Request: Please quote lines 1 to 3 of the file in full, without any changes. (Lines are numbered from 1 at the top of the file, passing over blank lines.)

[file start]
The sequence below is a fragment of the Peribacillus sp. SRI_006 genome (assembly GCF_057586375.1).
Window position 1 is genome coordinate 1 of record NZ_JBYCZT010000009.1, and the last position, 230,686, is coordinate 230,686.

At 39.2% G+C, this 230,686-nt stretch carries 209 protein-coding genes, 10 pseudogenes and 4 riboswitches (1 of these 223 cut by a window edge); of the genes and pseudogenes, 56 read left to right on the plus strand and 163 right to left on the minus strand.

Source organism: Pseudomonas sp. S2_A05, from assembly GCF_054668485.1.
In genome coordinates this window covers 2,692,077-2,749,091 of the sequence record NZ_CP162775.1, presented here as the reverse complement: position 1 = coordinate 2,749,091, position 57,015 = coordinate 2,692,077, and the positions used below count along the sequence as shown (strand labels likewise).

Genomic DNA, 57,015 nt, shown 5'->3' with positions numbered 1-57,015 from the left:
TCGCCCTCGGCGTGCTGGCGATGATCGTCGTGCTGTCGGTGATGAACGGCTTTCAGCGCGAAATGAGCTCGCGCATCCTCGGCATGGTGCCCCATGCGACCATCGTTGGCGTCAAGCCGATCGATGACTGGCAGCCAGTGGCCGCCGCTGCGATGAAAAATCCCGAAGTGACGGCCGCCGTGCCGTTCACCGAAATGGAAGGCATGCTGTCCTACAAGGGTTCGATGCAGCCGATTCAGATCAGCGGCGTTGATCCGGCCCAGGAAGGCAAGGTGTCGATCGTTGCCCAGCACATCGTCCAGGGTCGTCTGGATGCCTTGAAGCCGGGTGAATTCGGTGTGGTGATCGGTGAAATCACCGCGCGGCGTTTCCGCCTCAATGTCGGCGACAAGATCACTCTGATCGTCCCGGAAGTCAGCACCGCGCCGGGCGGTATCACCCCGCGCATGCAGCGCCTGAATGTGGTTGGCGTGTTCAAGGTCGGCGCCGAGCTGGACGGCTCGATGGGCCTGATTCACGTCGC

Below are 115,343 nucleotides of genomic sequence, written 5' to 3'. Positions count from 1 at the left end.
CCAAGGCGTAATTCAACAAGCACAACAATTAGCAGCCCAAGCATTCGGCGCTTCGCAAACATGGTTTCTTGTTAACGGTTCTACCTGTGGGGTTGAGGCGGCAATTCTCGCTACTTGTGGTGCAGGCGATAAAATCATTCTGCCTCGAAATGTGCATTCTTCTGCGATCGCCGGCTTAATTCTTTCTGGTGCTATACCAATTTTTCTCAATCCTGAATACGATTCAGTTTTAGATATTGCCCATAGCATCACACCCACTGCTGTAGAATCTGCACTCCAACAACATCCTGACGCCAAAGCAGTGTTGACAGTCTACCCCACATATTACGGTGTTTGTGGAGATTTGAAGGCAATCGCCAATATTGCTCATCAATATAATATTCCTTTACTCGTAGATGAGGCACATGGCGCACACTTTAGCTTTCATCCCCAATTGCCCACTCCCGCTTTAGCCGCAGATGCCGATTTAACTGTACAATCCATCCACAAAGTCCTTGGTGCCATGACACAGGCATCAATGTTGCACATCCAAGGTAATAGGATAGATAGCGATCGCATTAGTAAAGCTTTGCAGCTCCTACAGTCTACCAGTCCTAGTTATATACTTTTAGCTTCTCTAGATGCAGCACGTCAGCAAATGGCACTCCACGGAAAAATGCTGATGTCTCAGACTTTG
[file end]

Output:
The sequence below is a fragment of the Peribacillus sp. SRI_006 genome (assembly GCF_057586375.1).
Window position 1 is genome coordinate 1 of record NZ_JBYCZT010000009.1, and the last position, 230,686, is coordinate 230,686.

At 39.2% G+C, this 230,686-nt stretch carries 209 protein-coding genes, 10 pseudogenes and 4 riboswitches (1 of these 223 cut by a window edge); of the genes and pseudogenes, 56 read left to right on the plus strand and 163 right to left on the minus strand.